BLITZER: You know, as important as that number is, though, that national number, it's, as we keep saying, the numbers in the battleground states, Steve, are so much more important. And if you take a look at almost all of those remaining battleground states, where the battle is going to be taking place, it's neck in neck -- virtually a statistical tie.

HAYES: Yes, it's truly remarkable that here we are -- you know, tomorrow will be six weeks until election day. And you have, as you say, you know, really, most of the battleground states that we thought we were going to be battleground states two years ago, some have swung out of play, some have come back into play. But they are now all still battleground states and they are all effectively tied, you know, with a certain circumstances changing those things.

But it's really an amazing race with six weeks to go.

BORGER: You know, and, Wolf, I wouldn't be surprised if we see it crystallize a little bit after the presidential debate we have coming up on Friday night, because there's just a lot of junk floating around out there now about the economy. And people are sort of -- have to focus on these two men.

And I think in these head to heads, when they will do that in the debate on Friday night, which is on foreign policy, then coming up on the economy, I think that's when we're going to see people -- those undecided voters really, really starting to figure out who to vote for.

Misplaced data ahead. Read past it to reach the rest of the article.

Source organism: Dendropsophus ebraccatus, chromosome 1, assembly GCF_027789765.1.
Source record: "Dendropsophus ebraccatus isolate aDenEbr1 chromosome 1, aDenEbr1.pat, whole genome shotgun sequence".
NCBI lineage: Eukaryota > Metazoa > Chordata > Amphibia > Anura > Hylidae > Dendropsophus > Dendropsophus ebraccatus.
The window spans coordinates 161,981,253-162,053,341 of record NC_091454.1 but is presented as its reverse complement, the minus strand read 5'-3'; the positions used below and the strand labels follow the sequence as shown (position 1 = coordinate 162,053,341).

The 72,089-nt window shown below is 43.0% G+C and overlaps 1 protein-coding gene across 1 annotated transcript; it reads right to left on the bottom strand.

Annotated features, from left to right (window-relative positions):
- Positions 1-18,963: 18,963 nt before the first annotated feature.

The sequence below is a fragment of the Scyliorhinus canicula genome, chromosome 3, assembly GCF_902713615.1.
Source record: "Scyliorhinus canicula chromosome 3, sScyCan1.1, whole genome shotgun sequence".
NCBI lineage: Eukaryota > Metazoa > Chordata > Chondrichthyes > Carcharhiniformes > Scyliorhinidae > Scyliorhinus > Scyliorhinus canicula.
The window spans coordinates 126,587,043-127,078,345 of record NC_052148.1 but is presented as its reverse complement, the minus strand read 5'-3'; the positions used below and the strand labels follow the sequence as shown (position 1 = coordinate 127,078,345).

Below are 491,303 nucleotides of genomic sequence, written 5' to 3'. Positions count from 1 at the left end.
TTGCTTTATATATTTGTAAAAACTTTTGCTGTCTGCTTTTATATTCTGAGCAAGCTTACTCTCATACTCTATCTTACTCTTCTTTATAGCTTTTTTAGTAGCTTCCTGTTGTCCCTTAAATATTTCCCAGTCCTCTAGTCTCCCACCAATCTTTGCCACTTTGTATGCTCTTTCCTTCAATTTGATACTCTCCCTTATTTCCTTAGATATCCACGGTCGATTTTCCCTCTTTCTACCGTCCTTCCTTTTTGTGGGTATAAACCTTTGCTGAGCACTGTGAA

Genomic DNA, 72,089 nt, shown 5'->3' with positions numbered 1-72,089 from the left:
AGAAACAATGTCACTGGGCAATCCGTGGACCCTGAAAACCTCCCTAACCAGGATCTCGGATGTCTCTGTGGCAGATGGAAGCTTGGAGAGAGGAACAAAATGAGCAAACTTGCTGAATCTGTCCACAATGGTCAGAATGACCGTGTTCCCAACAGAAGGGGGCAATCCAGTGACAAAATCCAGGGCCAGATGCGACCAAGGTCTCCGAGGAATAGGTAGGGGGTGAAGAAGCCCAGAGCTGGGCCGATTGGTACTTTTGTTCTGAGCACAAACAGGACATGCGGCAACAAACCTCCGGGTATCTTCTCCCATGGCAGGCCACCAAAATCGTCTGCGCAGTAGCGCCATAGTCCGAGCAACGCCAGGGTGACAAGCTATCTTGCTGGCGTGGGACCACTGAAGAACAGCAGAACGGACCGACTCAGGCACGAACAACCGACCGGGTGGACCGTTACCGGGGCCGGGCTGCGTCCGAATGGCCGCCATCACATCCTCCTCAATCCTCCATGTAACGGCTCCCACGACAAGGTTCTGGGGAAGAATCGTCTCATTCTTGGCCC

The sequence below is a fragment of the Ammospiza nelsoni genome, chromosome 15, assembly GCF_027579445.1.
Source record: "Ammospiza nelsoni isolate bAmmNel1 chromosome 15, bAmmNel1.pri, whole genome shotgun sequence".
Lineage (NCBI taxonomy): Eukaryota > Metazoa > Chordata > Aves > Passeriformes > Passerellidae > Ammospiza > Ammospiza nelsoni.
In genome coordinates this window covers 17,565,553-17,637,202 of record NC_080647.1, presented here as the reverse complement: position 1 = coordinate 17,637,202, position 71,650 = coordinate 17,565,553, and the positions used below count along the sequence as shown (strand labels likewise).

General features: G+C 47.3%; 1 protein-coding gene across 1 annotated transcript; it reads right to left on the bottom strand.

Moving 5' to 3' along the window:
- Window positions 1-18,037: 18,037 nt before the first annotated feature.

BLITZER: Three presidential debates, one vice presidential debate. And by almost all accounts, they will be very decisive in helping those remaining nine or 10 percent undecideds decide who to vote for and that will be key. All right, guys, thanks very much.

Let's check in with Lou to see what's coming up right at the top of the hour -- Lou, what are you working on?

LOU DOBBS, CNN ANCHOR: Wolf, thank you.

Tonight, a showdown in Washington over the biggest bailout in history. The Bush administration and members of Congress are now locked in a power struggle, while middle class families are fighting to survive. Tonight, American taxpayer dollars could finance a multi- hundred billion dollar bailout for foreign banks, as well.

And tonight, the liberal media at it again with an offensive personal attack against Governor Sarah Palin's family. And among my guests tonight, Bill Gross, who manages the world's largest bond fund; David Cay Johnston, author of "Free Lunch;" Robert Kuttner, author of "The Squandering of America." We'll be analyzing what is happening to this economy and this nation.